At night, Hensel said, he heard heavy splashings. He went down and threw out small, dead fish on heavy cord lines. In the morning on the lines were five big huchen, and each one was more than a yard long! They were not the Czech Hucho hucho hucho, a char, but an Asian species that he knew very little of, Hucho hucho taimen. He thought that in Mongolia taimen could reach 150 pounds. But no one tries to catch them, because fish is not in the Mongolian diet and fishing has no part in their culture.
I stared at the plump, innocent face of Hensel as he made his devastating announcement. In that instant he had replaced a cured obsession with a new one. He would never know how often, across two decades, the image of a mighty silver-gray and crimson char would swim up unbidden out of my subconscious.
At first my hopes were high. I knew, of course, that the Mongolian People's Republic, formerly Outer Mongolia, permitted occasional hunting trips, and that it had an embassy in London, where I then lived. So I headed for the embassy the minute I returned from Czechoslovakia.
I needn't have rushed. If you ever saw the movie Goldfinger, you will recall Oddjob, the malevolent manservant who menaced James Bond with his lethal, steel-rimmed bowler. What you probably don't know, though, is that back in the '70s he was moonlighting as doorman at the Mongolian embassy in London. It was Oddjob, I swear, who opened the door when I rang the bell.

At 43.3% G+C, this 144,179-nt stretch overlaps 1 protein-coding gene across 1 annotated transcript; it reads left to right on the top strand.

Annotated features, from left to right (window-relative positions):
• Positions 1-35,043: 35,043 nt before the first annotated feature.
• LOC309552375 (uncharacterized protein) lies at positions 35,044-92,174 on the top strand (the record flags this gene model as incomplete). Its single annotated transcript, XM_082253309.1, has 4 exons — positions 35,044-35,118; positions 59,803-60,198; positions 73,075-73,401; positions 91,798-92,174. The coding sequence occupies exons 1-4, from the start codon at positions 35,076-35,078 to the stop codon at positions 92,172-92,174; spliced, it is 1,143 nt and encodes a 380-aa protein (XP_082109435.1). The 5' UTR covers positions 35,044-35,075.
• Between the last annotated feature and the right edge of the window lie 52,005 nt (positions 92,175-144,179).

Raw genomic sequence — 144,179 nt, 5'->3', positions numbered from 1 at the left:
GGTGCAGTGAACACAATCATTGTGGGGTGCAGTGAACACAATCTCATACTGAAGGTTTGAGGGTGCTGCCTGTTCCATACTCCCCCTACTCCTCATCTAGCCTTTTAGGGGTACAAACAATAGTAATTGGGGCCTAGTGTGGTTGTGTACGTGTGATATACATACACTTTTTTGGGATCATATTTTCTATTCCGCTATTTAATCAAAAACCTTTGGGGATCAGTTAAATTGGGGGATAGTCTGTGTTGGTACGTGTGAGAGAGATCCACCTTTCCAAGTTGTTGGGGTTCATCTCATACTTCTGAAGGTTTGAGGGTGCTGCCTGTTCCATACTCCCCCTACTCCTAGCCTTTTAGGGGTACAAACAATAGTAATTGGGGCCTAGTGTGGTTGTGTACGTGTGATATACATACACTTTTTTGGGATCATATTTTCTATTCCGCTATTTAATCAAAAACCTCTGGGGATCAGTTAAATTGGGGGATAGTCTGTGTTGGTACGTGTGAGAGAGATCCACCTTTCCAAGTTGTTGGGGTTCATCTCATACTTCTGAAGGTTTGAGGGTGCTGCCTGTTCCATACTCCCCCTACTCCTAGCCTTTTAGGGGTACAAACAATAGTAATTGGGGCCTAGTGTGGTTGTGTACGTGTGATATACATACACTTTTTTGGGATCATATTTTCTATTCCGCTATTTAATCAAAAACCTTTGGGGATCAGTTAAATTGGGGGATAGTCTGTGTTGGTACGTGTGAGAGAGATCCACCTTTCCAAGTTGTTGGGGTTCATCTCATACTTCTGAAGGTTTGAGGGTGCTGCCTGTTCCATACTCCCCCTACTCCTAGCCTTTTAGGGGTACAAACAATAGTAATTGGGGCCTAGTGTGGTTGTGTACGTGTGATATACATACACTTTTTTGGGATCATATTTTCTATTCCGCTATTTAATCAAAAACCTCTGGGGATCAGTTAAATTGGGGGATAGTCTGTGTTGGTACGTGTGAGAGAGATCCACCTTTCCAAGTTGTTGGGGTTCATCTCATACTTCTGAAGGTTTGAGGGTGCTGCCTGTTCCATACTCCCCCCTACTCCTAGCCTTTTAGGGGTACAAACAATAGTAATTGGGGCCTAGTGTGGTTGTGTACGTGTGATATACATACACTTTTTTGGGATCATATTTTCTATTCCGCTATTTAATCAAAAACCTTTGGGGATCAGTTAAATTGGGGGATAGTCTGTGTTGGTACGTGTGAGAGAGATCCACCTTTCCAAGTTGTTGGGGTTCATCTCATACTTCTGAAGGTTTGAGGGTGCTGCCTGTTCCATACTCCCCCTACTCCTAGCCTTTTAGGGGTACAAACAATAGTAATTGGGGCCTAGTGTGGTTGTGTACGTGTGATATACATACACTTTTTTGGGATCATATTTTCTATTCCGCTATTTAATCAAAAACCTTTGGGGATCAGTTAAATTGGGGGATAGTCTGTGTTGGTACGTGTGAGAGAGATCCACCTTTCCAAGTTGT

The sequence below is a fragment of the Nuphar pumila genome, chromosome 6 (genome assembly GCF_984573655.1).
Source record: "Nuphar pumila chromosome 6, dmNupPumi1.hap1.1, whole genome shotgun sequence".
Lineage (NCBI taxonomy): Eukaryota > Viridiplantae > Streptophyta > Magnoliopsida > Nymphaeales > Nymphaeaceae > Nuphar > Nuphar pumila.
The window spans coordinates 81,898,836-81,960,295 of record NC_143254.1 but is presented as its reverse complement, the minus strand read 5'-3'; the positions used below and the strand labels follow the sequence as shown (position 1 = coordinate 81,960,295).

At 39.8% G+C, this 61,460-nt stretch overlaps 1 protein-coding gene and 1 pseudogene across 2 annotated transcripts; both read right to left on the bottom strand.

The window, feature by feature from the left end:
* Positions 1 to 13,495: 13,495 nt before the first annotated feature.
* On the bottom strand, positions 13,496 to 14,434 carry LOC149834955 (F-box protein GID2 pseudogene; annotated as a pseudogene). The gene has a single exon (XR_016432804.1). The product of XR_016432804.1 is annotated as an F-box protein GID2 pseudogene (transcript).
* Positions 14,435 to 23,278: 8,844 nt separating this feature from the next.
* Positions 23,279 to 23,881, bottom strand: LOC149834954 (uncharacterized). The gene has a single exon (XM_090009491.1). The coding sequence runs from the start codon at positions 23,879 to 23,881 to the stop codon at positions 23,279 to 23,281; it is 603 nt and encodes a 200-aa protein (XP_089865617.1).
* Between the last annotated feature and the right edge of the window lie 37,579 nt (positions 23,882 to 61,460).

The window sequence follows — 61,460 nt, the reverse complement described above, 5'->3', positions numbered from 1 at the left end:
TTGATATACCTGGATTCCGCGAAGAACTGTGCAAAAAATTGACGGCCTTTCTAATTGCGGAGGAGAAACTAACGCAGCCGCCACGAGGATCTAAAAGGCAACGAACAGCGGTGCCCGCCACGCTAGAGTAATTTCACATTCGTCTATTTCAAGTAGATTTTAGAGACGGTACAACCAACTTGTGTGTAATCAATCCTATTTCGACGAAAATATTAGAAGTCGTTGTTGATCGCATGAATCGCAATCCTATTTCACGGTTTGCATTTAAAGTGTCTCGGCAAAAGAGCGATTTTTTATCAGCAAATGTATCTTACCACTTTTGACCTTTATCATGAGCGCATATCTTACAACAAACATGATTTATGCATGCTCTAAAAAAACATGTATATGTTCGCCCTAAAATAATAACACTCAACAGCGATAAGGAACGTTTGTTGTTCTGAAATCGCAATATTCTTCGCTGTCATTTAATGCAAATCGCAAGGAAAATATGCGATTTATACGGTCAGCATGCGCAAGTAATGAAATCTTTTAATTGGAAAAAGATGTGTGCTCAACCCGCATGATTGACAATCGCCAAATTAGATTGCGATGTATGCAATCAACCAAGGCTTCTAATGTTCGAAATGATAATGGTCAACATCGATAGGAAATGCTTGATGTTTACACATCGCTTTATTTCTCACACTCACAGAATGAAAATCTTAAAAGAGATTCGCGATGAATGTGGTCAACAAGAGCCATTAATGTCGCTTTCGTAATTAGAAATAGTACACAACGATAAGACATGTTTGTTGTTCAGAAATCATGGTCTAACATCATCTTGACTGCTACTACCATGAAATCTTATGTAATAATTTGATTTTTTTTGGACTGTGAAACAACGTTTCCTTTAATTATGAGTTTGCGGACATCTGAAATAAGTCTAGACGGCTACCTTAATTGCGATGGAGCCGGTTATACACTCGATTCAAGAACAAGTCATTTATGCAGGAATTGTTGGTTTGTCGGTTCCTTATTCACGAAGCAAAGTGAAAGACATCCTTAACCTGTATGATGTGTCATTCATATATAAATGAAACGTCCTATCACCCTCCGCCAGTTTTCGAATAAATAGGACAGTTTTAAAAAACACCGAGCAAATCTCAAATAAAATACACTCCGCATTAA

"Write a letter," said Oddjob in response to my questions, slamming the door.
I wrote numerous letters, to no avail. I wrote to officials in Ulan Bator, Mongolia's capital, to no avail. I received a letter from a travel writer, suggesting that I go to Moscow and try to get a visa from the embassy there. Not having that kind of time, I had to confess to myself that the great taimen of Central Asia, the greatest fish of what may be the final frontier for angling, was permanently locked in the Impossible Dream mode as far as I was concerned.
Then came 1990 and Mongolia's first free elections. Although the Communist party came away with a convincing victory, it was clear that the party would have to continue to listen to opposition voices. The changing political climate made the fishing trip to Mongolia a real prospect.
My quest for the taimen was slated to become a tangible matter rather than an enduring figment. At least I thought that was what was to happen. The surreal adventure began with a 30-hour trip to Beijing and a daylong stopover there, the high point of which was a visit to the Ming dynasty tombs—overrun with T-shirt vendors and the air loud with, I swear it, the voice of Tom Jones bellowing, in English, his plans to lie beneath "the green, green grass of home."
What followed was a 27-hour train ride across the Gobi Desert, which might have been interesting (wild camels, etc.) had I not been lumped in with seven American born-again Christians from someplace in Georgia, who, when they weren't lustily singing hymns and making plans to convert the Mongolian nation in the 14 days before their visas expired, solicitously inquired as to the state of my spiritual health.
Despite these omens, I felt that I was ahead of the game. The next morning, as dawn broke over the Gobi, I realized I had reached Mongolia, and that rivers full of monster taimen were not much farther ahead.